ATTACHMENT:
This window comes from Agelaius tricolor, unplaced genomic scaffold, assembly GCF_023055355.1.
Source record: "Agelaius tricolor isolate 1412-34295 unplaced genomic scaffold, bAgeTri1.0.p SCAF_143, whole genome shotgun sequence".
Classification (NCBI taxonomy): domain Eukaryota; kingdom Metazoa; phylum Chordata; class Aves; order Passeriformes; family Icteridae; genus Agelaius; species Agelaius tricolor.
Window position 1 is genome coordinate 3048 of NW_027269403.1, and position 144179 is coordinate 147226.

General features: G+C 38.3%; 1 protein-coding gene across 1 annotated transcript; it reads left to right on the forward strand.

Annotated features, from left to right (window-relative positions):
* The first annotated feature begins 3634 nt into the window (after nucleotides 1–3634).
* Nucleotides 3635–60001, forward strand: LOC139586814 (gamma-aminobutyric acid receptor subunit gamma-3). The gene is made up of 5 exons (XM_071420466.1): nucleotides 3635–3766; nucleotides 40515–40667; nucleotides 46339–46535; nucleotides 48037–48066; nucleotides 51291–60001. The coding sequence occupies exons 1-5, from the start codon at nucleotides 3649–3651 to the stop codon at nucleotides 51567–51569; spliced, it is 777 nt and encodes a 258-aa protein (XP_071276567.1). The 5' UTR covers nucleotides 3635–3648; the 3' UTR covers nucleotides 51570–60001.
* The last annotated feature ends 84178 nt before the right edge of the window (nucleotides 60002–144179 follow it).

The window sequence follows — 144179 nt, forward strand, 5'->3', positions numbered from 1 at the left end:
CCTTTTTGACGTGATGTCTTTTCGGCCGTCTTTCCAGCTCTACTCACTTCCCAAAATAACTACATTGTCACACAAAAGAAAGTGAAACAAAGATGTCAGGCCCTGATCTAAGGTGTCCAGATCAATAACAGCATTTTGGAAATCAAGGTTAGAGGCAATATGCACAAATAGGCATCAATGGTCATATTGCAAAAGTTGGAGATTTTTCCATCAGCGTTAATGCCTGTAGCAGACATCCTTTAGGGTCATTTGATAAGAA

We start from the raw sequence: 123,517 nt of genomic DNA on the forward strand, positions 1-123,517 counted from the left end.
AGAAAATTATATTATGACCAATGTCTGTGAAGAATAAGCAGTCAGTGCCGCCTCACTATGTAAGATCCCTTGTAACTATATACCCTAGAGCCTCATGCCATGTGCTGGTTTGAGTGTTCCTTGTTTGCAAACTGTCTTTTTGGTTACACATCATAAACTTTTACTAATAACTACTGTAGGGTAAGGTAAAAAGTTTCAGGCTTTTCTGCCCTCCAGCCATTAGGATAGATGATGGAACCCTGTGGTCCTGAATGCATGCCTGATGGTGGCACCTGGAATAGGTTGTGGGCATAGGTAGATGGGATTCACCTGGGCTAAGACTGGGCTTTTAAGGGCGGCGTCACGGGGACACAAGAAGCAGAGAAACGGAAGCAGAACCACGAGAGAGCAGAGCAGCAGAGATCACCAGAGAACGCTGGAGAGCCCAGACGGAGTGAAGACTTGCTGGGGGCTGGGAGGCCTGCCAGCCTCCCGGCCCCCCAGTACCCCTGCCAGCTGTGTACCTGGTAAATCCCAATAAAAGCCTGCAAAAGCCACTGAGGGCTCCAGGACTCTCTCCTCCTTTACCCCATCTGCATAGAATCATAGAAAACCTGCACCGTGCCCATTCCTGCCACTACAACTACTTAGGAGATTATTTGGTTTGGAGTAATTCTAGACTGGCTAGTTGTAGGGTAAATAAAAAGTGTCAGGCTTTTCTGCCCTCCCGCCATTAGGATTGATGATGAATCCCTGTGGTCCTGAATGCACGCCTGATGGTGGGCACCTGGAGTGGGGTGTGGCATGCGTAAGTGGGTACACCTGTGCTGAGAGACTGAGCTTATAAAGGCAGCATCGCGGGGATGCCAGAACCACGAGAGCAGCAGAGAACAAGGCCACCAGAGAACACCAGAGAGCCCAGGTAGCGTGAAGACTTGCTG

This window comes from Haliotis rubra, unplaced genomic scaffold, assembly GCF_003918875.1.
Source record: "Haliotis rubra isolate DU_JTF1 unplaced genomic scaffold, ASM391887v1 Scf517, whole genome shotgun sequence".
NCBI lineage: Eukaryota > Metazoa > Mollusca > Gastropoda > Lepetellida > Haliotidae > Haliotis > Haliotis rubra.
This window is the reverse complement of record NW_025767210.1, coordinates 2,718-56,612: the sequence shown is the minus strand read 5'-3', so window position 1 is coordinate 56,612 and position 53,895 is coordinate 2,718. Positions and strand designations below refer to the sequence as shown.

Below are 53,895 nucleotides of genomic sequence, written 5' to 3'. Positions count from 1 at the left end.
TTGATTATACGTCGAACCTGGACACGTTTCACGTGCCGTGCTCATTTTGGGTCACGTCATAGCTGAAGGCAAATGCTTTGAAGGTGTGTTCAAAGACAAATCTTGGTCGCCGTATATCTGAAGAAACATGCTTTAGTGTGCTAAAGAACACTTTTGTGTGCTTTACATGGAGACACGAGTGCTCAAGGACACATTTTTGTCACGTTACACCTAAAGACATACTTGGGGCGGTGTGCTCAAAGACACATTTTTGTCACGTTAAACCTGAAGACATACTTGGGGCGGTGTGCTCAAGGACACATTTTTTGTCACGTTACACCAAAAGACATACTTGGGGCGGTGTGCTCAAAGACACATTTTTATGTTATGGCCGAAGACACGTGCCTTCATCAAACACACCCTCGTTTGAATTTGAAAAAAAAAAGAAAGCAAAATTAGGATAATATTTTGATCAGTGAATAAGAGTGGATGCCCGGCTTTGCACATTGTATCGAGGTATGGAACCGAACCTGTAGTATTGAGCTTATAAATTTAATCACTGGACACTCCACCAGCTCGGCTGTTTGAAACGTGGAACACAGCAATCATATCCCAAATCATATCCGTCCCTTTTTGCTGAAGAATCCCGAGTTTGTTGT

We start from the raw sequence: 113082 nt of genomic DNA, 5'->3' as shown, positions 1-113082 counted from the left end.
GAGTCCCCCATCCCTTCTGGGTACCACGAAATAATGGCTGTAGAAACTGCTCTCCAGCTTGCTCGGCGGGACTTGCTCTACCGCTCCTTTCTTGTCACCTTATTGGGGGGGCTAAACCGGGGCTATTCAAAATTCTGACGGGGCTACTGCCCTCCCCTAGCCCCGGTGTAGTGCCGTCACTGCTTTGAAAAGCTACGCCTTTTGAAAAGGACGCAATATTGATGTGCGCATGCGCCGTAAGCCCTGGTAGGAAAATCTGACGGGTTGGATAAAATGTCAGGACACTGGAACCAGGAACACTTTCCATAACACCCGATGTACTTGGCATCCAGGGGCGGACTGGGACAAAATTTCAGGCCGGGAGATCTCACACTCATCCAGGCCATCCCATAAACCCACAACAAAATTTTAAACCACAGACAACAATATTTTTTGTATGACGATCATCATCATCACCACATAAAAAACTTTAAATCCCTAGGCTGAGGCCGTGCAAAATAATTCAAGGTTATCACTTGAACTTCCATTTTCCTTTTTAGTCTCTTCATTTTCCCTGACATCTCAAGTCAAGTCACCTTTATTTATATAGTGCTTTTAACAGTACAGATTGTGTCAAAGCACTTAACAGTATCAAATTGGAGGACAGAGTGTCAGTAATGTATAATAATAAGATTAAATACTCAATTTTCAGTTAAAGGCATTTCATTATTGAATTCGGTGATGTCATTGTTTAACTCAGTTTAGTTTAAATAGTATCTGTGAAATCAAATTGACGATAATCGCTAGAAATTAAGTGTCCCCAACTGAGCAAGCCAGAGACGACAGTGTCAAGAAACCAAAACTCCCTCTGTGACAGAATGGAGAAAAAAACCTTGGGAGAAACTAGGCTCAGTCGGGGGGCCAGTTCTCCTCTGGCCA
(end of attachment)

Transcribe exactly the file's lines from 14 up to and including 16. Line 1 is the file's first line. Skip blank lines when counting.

This window comes from Haliotis rubra, unplaced genomic scaffold, assembly GCF_003918875.1.
Source record: "Haliotis rubra isolate DU_JTF1 unplaced genomic scaffold, ASM391887v1 Scf517, whole genome shotgun sequence".
NCBI lineage: Eukaryota > Metazoa > Mollusca > Gastropoda > Lepetellida > Haliotidae > Haliotis > Haliotis rubra.